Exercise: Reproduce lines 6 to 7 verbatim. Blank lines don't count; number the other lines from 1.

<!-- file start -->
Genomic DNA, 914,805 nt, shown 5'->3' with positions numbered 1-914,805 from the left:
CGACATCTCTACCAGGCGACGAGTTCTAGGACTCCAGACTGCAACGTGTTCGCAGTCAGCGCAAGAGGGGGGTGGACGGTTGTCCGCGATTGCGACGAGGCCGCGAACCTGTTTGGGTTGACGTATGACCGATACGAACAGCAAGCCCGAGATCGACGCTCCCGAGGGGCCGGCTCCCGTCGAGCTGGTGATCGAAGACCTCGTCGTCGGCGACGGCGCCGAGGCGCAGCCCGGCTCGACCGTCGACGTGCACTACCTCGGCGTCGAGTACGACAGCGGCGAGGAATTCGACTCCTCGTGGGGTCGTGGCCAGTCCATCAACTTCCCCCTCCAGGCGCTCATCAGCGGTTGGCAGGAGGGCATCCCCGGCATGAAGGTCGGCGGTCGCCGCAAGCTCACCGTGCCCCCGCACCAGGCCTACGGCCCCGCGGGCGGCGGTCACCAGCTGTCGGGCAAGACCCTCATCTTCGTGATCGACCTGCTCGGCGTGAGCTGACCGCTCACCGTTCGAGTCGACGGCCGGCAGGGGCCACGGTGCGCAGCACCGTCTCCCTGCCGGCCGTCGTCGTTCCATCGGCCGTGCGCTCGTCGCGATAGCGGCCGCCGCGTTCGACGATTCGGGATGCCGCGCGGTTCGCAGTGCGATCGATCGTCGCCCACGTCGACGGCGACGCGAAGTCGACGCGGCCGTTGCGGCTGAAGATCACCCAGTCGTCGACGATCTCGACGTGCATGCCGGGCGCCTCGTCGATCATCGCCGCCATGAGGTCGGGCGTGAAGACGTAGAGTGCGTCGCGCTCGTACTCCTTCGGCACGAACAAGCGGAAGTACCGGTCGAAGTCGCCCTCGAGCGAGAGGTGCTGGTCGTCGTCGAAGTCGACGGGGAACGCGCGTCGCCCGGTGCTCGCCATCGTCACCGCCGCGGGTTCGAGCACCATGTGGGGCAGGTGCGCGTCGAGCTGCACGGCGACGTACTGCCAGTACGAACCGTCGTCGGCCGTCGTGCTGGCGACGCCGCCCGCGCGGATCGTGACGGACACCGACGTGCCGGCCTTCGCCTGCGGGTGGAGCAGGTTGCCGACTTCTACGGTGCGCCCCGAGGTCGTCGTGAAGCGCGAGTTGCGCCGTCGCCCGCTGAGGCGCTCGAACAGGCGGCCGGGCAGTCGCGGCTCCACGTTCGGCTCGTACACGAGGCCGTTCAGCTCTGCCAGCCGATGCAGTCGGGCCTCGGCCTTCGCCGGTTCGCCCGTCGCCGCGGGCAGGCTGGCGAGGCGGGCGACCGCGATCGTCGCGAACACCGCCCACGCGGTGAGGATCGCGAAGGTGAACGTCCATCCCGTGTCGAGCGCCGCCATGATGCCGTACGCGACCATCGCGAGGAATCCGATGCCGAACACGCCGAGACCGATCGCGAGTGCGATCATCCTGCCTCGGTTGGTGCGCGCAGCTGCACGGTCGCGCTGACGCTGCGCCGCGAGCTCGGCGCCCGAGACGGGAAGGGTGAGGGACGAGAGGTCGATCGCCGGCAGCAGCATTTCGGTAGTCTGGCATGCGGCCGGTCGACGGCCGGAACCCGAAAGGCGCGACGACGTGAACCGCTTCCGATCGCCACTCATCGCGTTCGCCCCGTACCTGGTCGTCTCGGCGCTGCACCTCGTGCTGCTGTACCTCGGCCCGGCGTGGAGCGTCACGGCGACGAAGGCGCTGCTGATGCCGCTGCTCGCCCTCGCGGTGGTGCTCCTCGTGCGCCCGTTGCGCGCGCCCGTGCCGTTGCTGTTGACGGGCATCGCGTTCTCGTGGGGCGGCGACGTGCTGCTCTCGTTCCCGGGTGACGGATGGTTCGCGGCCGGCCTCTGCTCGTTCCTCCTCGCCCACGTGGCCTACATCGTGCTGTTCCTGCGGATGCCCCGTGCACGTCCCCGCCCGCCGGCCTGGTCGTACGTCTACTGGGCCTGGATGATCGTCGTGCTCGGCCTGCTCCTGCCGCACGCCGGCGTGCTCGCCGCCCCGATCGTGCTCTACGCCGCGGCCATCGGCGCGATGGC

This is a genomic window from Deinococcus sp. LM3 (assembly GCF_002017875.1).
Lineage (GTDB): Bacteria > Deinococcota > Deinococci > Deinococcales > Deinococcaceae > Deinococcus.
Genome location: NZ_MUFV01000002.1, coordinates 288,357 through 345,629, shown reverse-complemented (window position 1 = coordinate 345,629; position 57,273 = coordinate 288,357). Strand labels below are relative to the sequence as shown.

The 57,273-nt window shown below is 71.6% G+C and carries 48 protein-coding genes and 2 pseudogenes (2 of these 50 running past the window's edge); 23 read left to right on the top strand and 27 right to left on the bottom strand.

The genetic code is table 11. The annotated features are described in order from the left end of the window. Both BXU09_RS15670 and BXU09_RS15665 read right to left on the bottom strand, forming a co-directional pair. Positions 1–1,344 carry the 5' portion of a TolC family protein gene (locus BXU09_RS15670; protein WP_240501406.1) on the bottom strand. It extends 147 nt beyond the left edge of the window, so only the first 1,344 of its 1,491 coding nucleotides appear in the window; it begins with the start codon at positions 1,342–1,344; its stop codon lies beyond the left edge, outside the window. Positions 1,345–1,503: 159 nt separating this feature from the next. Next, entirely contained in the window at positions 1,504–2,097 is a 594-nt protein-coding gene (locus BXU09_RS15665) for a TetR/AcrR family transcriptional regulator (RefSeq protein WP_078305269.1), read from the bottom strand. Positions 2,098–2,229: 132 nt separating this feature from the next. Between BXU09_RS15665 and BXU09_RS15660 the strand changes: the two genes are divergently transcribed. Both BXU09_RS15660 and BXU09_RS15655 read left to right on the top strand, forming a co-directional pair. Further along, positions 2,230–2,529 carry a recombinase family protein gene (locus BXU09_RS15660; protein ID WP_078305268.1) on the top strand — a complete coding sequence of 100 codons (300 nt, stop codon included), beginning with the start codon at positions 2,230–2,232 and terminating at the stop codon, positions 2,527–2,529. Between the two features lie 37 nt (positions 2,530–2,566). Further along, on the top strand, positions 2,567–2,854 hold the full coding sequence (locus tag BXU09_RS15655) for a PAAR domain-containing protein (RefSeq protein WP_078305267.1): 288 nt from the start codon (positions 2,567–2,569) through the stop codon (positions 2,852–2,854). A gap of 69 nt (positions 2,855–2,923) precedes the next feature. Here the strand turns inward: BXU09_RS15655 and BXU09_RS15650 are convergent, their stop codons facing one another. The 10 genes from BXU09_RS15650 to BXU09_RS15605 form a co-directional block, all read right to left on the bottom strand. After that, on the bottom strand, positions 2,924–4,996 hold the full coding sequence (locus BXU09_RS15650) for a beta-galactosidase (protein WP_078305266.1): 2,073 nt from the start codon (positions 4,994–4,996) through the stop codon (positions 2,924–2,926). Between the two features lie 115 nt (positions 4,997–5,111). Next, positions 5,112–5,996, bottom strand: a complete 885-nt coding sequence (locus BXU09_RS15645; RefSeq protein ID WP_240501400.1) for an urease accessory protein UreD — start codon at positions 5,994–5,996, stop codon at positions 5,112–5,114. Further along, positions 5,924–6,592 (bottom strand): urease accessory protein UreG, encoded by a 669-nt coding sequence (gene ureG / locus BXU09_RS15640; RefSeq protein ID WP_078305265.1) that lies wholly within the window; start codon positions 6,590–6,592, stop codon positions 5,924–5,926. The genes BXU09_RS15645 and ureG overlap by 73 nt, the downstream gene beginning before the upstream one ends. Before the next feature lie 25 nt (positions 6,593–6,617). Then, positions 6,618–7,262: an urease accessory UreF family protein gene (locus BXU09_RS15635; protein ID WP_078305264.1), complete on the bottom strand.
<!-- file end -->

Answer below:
The 57,273-nt window shown below is 71.6% G+C and carries 48 protein-coding genes and 2 pseudogenes (2 of these 50 running past the window's edge); 23 read left to right on the top strand and 27 right to left on the bottom strand.

The genetic code is table 11. The annotated features are described in order from the left end of the window. Both BXU09_RS15670 and BXU09_RS15665 read right to left on the bottom strand, forming a co-directional pair. Positions 1–1,344 carry the 5' portion of a TolC family protein gene (locus BXU09_RS15670; protein WP_240501406.1) on the bottom strand. It extends 147 nt beyond the left edge of the window, so only the first 1,344 of its 1,491 coding nucleotides appear in the window; it begins with the start codon at positions 1,342–1,344; its stop codon lies beyond the left edge, outside the window. Positions 1,345–1,503: 159 nt separating this feature from the next. Next, entirely contained in the window at positions 1,504–2,097 is a 594-nt protein-coding gene (locus BXU09_RS15665) for a TetR/AcrR family transcriptional regulator (RefSeq protein WP_078305269.1), read from the bottom strand. Positions 2,098–2,229: 132 nt separating this feature from the next. Between BXU09_RS15665 and BXU09_RS15660 the strand changes: the two genes are divergently transcribed. Both BXU09_RS15660 and BXU09_RS15655 read left to right on the top strand, forming a co-directional pair. Further along, positions 2,230–2,529 carry a recombinase family protein gene (locus BXU09_RS15660; protein ID WP_078305268.1) on the top strand — a complete coding sequence of 100 codons (300 nt, stop codon included), beginning with the start codon at positions 2,230–2,232 and terminating at the stop codon, positions 2,527–2,529. Between the two features lie 37 nt (positions 2,530–2,566). Further along, on the top strand, positions 2,567–2,854 hold the full coding sequence (locus tag BXU09_RS15655) for a PAAR domain-containing protein (RefSeq protein WP_078305267.1): 288 nt from the start codon (positions 2,567–2,569) through the stop codon (positions 2,852–2,854). A gap of 69 nt (positions 2,855–2,923) precedes the next feature. Here the strand turns inward: BXU09_RS15655 and BXU09_RS15650 are convergent, their stop codons facing one another. The 10 genes from BXU09_RS15650 to BXU09_RS15605 form a co-directional block, all read right to left on the bottom strand. After that, on the bottom strand, positions 2,924–4,996 hold the full coding sequence (locus BXU09_RS15650) for a beta-galactosidase (protein WP_078305266.1): 2,073 nt from the start codon (positions 4,994–4,996) through the stop codon (positions 2,924–2,926). Between the two features lie 115 nt (positions 4,997–5,111). Next, positions 5,112–5,996, bottom strand: a complete 885-nt coding sequence (locus BXU09_RS15645; RefSeq protein ID WP_240501400.1) for an urease accessory protein UreD — start codon at positions 5,994–5,996, stop codon at positions 5,112–5,114. Further along, positions 5,924–6,592 (bottom strand): urease accessory protein UreG, encoded by a 669-nt coding sequence (gene ureG / locus BXU09_RS15640; RefSeq protein ID WP_078305265.1) that lies wholly within the window; start codon positions 6,590–6,592, stop codon positions 5,924–5,926. The genes BXU09_RS15645 and ureG overlap by 73 nt, the downstream gene beginning before the upstream one ends. Before the next feature lie 25 nt (positions 6,593–6,617). Then, positions 6,618–7,262: an urease accessory UreF family protein gene (locus BXU09_RS15635; protein ID WP_078305264.1), complete on the bottom strand.